Thursday, May 31, 2007

Kathleen Is Back From the Dakotas

I've been to the Dakotas twice in two weeks, and, man, that's a long drive. We usually go home where the Eagles roam (i.e., Standing Rock Reservation) for Memorial Day, but having made the trip a week early for Clyde's oldest sister's birthday, we weren't planning another trip so soon. But we got the call to attend to some horse business. Immediately. So off we went.

We just got back, and it's late, but I've been thinking about my Friday blog on the long drive. And I have a couple of pictures from the trip, so here we go. First off, a question for any horse lovers or Horse Bowl champs out here--and we do have a championship coach in our midst--regarding our two yearlings.
Can you tell from the picture whether they're Medicine Hat Paints? Okay, I just wanted to show off a horse picture, but 7 hours in a pickup will lead to the occasional disagreement, and one of us says they are, one says not. Anyone know what makes a Medicine Hat?

Enough horsing around. So we ended up going to the Dakotas for Memorial Day after all. Clyde says it always rains on Memorial Day, and it seems to be true. It rained like crazy the whole 3 days we were there.

Here's what an Indian cemetary looks like after the veterans have put up the Memorial Day flags. There aren't many headstones here. Lots of wooden crosses and other smaller markers on a windswept hill. It's an old graveyard--late 19th century graves there, including Gall (of Little Big Horn fame), but it's where the Eagles tend to land. Ordinarily you'd drive right past, hardly notice what it was. But the flags makes such a stirring sight! Oh, the people are proud of their warriors, let me tell you. And this military brat loves all the ceremony--especially when it's combined with singers around a traditional drum.

Moving on, has anyone seen Bury My Heart At Wounded Knee yet? We watched it the first night. It focuses on a very small part of the book, but I like the way they chose three people whose stories, taken together, offer a range of insight. They are Sen. Dawes, the white man who "knows what's best" and probably really wanted to save the people from extinction; Sitting Bull, who stood his ground; Charles Eastman, a man caught between two worlds.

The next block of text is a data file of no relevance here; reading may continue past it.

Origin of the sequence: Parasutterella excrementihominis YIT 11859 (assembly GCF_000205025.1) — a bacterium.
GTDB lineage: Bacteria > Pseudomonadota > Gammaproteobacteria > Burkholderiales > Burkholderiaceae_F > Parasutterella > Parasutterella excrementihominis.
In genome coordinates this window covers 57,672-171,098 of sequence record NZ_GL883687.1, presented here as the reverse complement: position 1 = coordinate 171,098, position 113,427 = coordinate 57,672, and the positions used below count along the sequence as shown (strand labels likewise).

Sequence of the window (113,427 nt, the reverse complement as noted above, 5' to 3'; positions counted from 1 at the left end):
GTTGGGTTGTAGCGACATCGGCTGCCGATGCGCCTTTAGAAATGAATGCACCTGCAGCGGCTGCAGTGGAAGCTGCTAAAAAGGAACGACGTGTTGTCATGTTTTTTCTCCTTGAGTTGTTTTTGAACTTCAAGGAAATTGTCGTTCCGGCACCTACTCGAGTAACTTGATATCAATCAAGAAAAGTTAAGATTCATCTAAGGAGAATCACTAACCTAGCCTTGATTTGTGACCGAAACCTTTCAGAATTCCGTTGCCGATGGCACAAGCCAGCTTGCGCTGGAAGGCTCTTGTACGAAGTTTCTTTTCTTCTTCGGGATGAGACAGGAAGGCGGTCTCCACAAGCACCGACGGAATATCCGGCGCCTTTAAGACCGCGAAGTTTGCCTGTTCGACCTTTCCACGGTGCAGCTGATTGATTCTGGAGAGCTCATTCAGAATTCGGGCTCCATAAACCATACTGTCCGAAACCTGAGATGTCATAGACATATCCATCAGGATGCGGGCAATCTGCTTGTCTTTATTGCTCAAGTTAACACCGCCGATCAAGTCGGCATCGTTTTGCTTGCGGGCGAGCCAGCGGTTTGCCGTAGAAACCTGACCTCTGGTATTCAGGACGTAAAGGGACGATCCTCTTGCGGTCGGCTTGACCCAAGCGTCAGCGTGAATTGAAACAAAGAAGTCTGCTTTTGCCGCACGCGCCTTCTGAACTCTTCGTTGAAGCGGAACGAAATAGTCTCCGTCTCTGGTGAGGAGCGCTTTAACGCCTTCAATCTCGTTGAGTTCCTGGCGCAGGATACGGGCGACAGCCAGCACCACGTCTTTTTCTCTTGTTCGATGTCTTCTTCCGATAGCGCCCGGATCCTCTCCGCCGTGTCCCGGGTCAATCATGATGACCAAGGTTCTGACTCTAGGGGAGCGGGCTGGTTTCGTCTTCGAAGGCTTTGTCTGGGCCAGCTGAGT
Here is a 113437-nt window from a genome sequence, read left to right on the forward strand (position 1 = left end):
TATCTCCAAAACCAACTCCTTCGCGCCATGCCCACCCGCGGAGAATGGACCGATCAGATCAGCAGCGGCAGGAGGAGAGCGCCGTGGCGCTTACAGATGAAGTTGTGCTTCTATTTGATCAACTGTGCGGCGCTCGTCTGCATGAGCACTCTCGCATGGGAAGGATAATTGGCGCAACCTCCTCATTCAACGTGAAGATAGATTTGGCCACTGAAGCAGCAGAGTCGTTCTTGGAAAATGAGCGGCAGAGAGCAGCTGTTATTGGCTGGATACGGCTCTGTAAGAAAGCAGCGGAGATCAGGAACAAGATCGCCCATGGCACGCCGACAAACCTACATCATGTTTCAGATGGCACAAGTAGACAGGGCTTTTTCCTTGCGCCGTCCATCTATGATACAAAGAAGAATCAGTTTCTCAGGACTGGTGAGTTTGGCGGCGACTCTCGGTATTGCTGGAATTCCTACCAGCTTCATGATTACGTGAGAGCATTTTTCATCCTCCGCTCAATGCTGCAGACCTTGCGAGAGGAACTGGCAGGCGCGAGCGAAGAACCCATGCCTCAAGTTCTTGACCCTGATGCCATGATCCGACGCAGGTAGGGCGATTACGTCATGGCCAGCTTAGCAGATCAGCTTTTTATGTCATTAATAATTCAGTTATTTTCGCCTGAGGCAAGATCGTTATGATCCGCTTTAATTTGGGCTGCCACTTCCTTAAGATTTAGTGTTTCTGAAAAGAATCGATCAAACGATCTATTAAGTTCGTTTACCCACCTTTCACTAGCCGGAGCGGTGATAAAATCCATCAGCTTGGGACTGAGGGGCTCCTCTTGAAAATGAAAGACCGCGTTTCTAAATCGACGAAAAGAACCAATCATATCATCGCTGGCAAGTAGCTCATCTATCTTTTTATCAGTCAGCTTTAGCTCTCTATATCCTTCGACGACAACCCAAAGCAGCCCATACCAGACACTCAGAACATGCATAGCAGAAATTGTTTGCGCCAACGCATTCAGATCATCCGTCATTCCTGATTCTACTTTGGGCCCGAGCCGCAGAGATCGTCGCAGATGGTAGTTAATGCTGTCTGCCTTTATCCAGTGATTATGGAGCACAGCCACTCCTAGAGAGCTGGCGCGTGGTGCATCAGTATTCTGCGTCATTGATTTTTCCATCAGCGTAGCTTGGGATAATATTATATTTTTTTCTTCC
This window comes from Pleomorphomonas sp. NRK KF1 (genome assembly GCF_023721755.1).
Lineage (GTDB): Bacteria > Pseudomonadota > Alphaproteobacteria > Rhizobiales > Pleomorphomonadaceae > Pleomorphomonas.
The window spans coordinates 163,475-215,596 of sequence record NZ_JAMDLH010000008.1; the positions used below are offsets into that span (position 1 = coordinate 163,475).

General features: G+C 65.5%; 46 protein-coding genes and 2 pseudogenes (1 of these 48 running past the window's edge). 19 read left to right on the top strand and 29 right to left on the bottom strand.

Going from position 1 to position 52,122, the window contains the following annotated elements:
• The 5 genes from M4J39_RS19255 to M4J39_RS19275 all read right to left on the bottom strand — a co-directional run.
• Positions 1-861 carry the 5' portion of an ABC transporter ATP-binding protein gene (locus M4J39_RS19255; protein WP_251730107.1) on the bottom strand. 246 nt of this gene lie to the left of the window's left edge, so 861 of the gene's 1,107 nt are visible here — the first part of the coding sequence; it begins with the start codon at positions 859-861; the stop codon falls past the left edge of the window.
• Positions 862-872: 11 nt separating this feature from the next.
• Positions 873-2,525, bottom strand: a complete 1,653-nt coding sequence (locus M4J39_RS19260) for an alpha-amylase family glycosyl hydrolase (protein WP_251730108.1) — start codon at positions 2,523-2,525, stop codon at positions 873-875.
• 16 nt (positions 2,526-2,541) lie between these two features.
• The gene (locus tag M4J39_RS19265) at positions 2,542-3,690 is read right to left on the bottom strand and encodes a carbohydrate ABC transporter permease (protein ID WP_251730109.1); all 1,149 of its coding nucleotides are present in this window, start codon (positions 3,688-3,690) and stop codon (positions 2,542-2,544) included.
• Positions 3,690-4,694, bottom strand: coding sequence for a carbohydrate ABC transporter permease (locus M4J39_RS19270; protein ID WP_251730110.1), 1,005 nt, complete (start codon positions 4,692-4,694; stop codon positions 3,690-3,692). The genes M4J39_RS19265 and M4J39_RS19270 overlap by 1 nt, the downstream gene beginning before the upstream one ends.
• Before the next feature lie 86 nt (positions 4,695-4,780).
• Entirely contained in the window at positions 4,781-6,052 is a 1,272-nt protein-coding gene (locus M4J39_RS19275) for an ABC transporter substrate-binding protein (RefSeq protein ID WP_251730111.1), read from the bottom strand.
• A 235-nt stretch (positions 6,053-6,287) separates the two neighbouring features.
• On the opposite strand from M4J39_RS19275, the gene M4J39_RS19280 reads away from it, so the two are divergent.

Any story--fact or fiction--is all about characters, and figuring out how to tell a story about Wounded Knee without sending your reader/audience after the bottle of anti-depressants is a challenge. So often I hear people recite the list of topics they don't want to read about/watch on the screen in their "leisure" time. Children dying is a big one. Animals dying might even be bigger. Infidelity is a common taboo among women. War and gore and the list goes on. But, hey, we're romance writers. We can stay away from the icky stuff, can't we?

Maybe. But sometimes we don't. (And some of us take a broader view of Romance than others do.) I've touched on the history of the Wounded Knee massacre in two of my books: Reason To Believe (contemporary) and Fire and Rain (sort of a historical-contemporary hybrid). Both stories have hopeful, uplifting endings--what I consider to be the real hallmark of a Romance--and I think you can only achieve that through the characters. Let's face it, is there anything darker than human nature? But, oh, that individual good-hearted soul, that shining moment, that selfless deed! How do the rest of you deal with potentially dark or disturbing aspects of your stories?